LM: Perhaps the most disturbing aspect of the Chiefs selecting Nico Johnson with the 99th pick in the draft is… all the good players they passed up to take him instead.
The first one that comes to mind is Safety Shamarko Thomas taken 12 picks later by the Pittsburgh Steelers. In Pittsburgh they are hailing Thomas as the next Troy P. He was a three year starter and actually started more games in his junior and a senior seasons (23) than Nico Johnson started in his four years at Alabama (20). Thomas had two interceptions as a senior with 3 forced fumbles and 85 tackles (that’s 6.5 tackles per game if you’re keeping score). His 4.38 40 and ball hawking skills should make any fan think twice.
Other prospects the Chiefs passed on to take Nico Johnson include: Khaseem Greene, Jordan Poyer, DT Jesse Williams (Alabama), Barrett Jones (Alabama), C Brain Schwenke, or Oday Oboushi.
Quinton Patton is a 4.4 40 wideout who was taken 29 picks later by the San Francisco 49ers and was rated the 58th best prospect in this draft by NFLDraftScout and CBS Sports. When fans ask me where I get off making “my” evaluations more important than the Chiefs leadership I say I don’t have to… I can use highly successful teams as good examples. I think the 49ers and the Steelers qualify.
Plus, it all leads me to wonder how faithful Andy Reid and John Dorsey were to their own draft boards because it looks like what they were really doing was drafting for need while simultaneously misevaluating a potential prospect.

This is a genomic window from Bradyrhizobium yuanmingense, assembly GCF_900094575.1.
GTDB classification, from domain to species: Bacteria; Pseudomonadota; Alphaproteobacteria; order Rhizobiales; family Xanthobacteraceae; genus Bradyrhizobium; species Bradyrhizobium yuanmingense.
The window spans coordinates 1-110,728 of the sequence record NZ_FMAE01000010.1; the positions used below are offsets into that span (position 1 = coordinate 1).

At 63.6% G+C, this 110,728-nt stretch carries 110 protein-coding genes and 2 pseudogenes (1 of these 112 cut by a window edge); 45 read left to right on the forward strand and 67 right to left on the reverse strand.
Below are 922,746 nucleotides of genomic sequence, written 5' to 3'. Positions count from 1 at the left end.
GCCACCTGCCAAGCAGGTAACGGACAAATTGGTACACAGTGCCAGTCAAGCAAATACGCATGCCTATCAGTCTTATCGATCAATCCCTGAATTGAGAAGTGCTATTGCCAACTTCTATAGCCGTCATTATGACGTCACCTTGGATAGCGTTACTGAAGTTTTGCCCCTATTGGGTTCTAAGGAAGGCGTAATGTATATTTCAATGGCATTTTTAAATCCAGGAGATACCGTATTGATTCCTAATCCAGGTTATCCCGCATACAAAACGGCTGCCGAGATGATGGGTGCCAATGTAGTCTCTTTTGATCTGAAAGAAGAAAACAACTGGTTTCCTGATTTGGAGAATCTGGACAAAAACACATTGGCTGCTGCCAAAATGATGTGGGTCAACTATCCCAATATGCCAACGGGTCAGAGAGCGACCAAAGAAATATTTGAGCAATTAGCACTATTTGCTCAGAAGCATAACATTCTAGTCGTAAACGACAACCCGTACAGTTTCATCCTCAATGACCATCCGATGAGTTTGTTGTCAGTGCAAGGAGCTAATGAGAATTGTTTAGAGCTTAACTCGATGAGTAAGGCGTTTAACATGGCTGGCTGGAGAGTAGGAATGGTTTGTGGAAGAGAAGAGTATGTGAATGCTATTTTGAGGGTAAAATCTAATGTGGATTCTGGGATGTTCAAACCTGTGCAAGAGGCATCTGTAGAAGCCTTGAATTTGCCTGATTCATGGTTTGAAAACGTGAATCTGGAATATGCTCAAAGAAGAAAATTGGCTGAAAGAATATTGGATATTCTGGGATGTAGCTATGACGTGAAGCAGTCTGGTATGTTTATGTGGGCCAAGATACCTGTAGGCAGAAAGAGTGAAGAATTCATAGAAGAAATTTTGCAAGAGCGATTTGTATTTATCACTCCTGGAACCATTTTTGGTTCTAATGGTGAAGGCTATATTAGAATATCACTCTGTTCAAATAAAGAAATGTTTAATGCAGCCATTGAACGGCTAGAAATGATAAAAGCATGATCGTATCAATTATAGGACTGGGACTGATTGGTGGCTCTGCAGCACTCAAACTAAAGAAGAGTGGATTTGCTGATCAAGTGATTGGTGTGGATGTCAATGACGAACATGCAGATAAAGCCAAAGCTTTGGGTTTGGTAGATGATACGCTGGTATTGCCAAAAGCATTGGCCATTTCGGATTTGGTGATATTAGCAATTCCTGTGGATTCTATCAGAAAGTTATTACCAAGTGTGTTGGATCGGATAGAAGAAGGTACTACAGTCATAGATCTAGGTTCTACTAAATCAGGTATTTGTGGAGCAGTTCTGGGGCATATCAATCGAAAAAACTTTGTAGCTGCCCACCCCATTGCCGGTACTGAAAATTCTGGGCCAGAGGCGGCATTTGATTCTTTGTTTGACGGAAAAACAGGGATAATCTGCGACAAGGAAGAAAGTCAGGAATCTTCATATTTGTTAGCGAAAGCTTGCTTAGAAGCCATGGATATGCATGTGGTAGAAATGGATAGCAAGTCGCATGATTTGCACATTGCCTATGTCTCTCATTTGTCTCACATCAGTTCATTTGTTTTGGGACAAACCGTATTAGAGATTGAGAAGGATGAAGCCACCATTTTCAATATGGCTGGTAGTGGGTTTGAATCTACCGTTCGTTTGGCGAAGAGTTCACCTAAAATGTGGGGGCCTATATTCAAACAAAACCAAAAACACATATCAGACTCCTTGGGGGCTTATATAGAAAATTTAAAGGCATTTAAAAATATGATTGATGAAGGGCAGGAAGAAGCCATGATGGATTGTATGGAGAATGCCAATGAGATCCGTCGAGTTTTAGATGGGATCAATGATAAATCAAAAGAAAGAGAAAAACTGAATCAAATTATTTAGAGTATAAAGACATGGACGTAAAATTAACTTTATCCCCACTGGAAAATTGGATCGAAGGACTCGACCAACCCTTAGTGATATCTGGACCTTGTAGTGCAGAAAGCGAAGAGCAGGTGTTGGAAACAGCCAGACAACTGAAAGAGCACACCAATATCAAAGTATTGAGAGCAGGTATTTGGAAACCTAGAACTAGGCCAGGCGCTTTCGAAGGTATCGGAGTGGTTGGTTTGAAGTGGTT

SDS: There are quite a few assumptions at work here, Mr. Morse. It’s your contention that the Chiefs added insult to injury by drafting Nico Johnson and subsequently forfeiting the right to select a better player there (like Shamarko Thomas). That assumes that Thomas will be the superior player in the NFL and there’s currently not much information available to substantiate that claim. It also assumes that Thomas was rated ahead of Johnson on the Chiefs’ big board. A third, less apparent assumption surfaces once you consider the first two. The idea that general manager John Dorsey was unfaithful to his board suggests that his “best player available” mantra doesn’t also take positional need and value into consideration. There is entirely too much behind the curtain to establish any of that.
All of this talk about missing on a prospect ignores the fourth round elephant in the room. According to the “Day Three of the Draft” article on Draft Metrics, players drafted in this round only have a 1-in-6 chance of being five-year starters in the NFL anyway.
What’s wrong with taking a “developmental player” there? This study also suggests the rate of success for linebacker is higher than it is for the safety position. In fact, it has the second-highest success rate behind the center position. That data shrinks your list of would-be alternatives to just two players (Barrett Jones and Brian Schwenke).
LM: All right Mr. Smith, you’re making a load of assumptions about what I may or may not have said. What I am clear about is that there is nothing sacred about John Dorsey or Andy Reid. They just happen to be the next people hired by Clark Hunt. Looking at a player that was drafted by another highly successful organizations following the Chiefs pick is a legitimate way to determine if the Chiefs may or may not have done the right thing.
Using the information in these graphs to support the idea that — since mid-round picks don’t succeed all that often so we might as well throw it away on a developmental player — doesn’t fly. Every pick is critical and there were others… not only plenty rated by media outlets… but other successful franchises that the Chiefs should be emulating or they’re just subjugating themselves. That seems to be what you’re suggesting.
One player many critics could agree was an all-round excellent college ILB, who was taken after Nico Johnson, was A.J. Klein out of Iowa State. Described as instinctual, Klein had 361 tackles in a 49 game 4 year career averaging 7.3 tackles per game. Rob Rang of CBS Sports says of A.J. Klein,